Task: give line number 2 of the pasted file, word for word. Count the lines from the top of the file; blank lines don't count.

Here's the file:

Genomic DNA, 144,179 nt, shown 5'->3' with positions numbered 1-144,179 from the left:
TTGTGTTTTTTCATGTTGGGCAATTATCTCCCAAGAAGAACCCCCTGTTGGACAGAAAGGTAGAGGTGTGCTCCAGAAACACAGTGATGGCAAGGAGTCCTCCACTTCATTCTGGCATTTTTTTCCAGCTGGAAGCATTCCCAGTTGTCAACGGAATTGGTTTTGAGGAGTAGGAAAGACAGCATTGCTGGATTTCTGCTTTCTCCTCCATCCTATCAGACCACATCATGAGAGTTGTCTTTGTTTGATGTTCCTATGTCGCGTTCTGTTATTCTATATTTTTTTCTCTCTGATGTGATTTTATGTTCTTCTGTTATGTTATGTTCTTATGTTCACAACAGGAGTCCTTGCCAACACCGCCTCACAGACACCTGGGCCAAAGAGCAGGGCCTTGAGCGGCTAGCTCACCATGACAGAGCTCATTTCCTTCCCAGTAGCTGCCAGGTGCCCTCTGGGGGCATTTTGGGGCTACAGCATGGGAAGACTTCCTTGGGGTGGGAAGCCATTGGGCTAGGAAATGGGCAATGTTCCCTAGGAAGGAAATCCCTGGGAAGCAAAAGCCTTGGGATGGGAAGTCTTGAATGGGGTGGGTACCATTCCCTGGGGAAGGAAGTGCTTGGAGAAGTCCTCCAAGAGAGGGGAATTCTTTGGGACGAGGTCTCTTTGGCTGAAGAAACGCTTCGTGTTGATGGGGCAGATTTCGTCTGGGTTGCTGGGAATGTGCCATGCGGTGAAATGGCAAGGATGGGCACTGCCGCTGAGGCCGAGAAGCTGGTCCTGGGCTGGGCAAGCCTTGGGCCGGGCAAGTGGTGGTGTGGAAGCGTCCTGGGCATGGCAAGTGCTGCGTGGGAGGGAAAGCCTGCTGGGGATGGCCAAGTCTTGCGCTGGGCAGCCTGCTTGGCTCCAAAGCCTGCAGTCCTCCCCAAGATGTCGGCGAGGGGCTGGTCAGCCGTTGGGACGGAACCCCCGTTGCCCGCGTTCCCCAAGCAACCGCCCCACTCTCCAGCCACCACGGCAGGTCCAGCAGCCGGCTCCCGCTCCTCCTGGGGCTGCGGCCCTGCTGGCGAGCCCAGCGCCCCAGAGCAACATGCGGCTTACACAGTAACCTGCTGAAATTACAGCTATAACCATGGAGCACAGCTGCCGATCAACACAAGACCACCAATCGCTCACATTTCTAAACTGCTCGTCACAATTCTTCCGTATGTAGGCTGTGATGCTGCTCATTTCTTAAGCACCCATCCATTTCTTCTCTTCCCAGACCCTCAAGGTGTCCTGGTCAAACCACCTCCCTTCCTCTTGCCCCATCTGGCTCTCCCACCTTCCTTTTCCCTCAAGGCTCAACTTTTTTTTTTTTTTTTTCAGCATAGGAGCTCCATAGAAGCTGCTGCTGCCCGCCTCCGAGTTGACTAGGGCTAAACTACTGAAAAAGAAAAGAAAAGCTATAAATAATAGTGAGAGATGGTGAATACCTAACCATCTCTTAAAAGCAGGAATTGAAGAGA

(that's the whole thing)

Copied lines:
TTGTGTTTTTTCATGTTGGGCAATTATCTCCCAAGAAGAACCCCCTGTTGGACAGAAAGGTAGAGGTGTGCTCCAGAAACACAGTGATGGCAAGGAGTCCTCCACTTCATTCTGGCATTTTTTTCCAGCTGGAAGCATTCCCAGTTGTCAACGGAATTGGTTTTGAGGAGTAGGAAAGACAGCATTGCTGGATTTCTGCTTTCTCCTCCATCCTATCAGACCACATCATGAGAGTTGTCTTTGTTTGATGTTCCTATGTCGCGTTCTGTTATTCTATATTTTTTTCTCTCTGATGTGATTTTATGTTCTTCTGTTATGTTATGTTCTTATGTTCACAACAGGAGTCCTTGCCAACACCGCCTCACAGACACCTGGGCCAAAGAGCAGGGCCTTGAGCGGCTAGCTCACCATGACAGAGCTCATTTCCTTCCCAGTAGCTGCCAGGTGCCCTCTGGGGGCATTTTGGGGCTACAGCATGGGAAGACTTCCTTGGGGTGGGAAGCCATTGGGCTAGGAAATGGGCAATGTTCCCTAGGAAGGAAATCCCTGGGAAGCAAAAGCCTTGGGATGGGAAGTCTTGAATGGGGTGGGTACCATTCCCTGGGGAAGGAAGTGCTTGGAGAAGTCCTCCAAGAGAGGGGAATTCTTTGGGACGAGGTCTCTTTGGCTGAAGAAACGCTTCGTGTTGATGGGGCAGATTTCGTCTGGGTTGCTGGGAATGTGCCATGCGGTGAAATGGCAAGGATGGGCACTGCCGCTGAGGCCGAGAAGCTGGTCCTGGGCTGGGCAAGCCTTGGGCCGGGCAAGTGGTGGTGTGGAAGCGTCCTGGGCATGGCAAGTGCTGCGTGGGAGGGAAAGCCTGCTGGGGATGGCCAAGTCTTGCGCTGGGCAGCCTGCTTGGCTCCAAAGCCTGCAGTCCTCCCCAAGATGTCGGCGAGGGGCTGGTCAGCCGTTGGGACGGAACCCCCGTTGCCCGCGTTCCCCAAGCAACCGCCCCACTCTCCAGCCACCACGGCAGGTCCAGCAGCCGGCTCCCGCTCCTCCTGGGGCTGCGGCCCTGCTGGCGAGCCCAGCGCCCCAGAGCAACATGCGGCTTACACAGTAACCTGCTGAAATTACAGCTATAACCATGGAGCACAGCTGCCGATCAACACAAGACCACCAATCGCTCACATTTCTAAACTGCTCGTCACAATTCTTCCGTATGTAGGCTGTGATGCTGCTCATTTCTTAAGCACCCATCCATTTCTTCTCTTCCCAGACCCTCAAGGTGTCCTGGTCAAACCACCTCCCTTCCTCTTGCCCCATCTGGCTCTCCCACCTTCCTTTTCCCTCAAGGCTCAACTTTTTTTTTTTTTTTTTCAGCATAGGAGCTCCATAGAAGCTGCTGCTGCCCGCCTCCGAGTTGACTAGGGCTAAACTACTGAAAAAGAAAAGAAAAGCTATAAATAATAGTGAGAGATGGTGAATACCTAACCATCTCTTAAAAGCAGGAATTGAAGAGA